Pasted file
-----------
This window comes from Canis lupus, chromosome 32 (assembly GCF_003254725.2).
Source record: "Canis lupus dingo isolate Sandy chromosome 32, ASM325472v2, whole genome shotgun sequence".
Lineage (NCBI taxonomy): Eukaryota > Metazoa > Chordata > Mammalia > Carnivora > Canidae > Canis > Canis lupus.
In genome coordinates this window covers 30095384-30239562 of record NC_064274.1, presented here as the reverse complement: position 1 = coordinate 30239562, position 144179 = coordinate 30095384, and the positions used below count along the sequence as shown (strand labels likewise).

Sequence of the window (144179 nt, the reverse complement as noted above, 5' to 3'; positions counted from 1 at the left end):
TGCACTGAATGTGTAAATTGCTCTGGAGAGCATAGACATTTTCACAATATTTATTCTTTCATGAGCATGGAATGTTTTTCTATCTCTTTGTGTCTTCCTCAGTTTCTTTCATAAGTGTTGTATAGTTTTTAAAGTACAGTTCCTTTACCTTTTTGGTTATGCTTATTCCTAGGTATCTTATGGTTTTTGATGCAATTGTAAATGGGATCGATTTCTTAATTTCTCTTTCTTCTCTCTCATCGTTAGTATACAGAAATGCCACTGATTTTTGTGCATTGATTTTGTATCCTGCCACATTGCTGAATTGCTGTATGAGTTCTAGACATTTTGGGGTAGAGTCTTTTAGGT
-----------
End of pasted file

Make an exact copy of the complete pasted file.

This window comes from Canis lupus, chromosome 32 (assembly GCF_003254725.2).
Source record: "Canis lupus dingo isolate Sandy chromosome 32, ASM325472v2, whole genome shotgun sequence".
Lineage (NCBI taxonomy): Eukaryota > Metazoa > Chordata > Mammalia > Carnivora > Canidae > Canis > Canis lupus.
In genome coordinates this window covers 30095384-30239562 of record NC_064274.1, presented here as the reverse complement: position 1 = coordinate 30239562, position 144179 = coordinate 30095384, and the positions used below count along the sequence as shown (strand labels likewise).

Sequence of the window (144179 nt, the reverse complement as noted above, 5' to 3'; positions counted from 1 at the left end):
TGCACTGAATGTGTAAATTGCTCTGGAGAGCATAGACATTTTCACAATATTTATTCTTTCATGAGCATGGAATGTTTTTCTATCTCTTTGTGTCTTCCTCAGTTTCTTTCATAAGTGTTGTATAGTTTTTAAAGTACAGTTCCTTTACCTTTTTGGTTATGCTTATTCCTAGGTATCTTATGGTTTTTGATGCAATTGTAAATGGGATCGATTTCTTAATTTCTCTTTCTTCTCTCTCATCGTTAGTATACAGAAATGCCACTGATTTTTGTGCATTGATTTTGTATCCTGCCACATTGCTGAATTGCTGTATGAGTTCTAGACATTTTGGGGTAGAGTCTTTTAGGT